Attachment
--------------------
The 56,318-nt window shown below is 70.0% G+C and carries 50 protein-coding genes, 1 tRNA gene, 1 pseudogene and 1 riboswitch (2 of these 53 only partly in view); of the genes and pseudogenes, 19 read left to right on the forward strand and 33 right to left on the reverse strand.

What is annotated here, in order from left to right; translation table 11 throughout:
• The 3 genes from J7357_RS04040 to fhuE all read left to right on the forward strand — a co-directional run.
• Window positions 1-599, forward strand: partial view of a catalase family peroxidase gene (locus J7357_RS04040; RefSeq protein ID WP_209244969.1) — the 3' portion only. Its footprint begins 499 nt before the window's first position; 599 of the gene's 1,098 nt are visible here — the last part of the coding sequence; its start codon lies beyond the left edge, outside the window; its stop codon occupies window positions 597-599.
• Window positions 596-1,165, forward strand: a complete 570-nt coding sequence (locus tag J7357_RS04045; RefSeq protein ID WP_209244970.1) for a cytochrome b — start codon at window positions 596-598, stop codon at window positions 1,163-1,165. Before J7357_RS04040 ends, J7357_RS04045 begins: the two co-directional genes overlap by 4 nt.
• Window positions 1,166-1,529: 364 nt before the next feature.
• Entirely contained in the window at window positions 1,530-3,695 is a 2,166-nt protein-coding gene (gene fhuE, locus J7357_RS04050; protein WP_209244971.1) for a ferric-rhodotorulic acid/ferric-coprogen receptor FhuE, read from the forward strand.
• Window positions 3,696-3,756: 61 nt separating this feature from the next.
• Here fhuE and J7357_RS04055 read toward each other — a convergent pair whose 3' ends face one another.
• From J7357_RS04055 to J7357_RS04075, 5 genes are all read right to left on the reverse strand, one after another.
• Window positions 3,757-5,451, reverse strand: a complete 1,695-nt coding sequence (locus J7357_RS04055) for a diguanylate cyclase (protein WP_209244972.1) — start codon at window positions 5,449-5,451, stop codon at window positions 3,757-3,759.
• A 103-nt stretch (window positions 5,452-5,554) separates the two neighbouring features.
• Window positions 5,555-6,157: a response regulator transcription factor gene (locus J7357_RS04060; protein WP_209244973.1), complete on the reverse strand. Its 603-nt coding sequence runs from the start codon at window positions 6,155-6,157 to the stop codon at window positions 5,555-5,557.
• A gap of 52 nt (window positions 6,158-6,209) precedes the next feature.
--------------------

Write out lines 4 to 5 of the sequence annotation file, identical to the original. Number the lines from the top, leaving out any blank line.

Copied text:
• Window positions 1-599, forward strand: partial view of a catalase family peroxidase gene (locus J7357_RS04040; RefSeq protein ID WP_209244969.1) — the 3' portion only. Its footprint begins 499 nt before the window's first position; 599 of the gene's 1,098 nt are visible here — the last part of the coding sequence; its start codon lies beyond the left edge, outside the window; its stop codon occupies window positions 597-599.
• Window positions 596-1,165, forward strand: a complete 570-nt coding sequence (locus tag J7357_RS04045; RefSeq protein ID WP_209244970.1) for a cytochrome b — start codon at window positions 596-598, stop codon at window positions 1,163-1,165. Before J7357_RS04040 ends, J7357_RS04045 begins: the two co-directional genes overlap by 4 nt.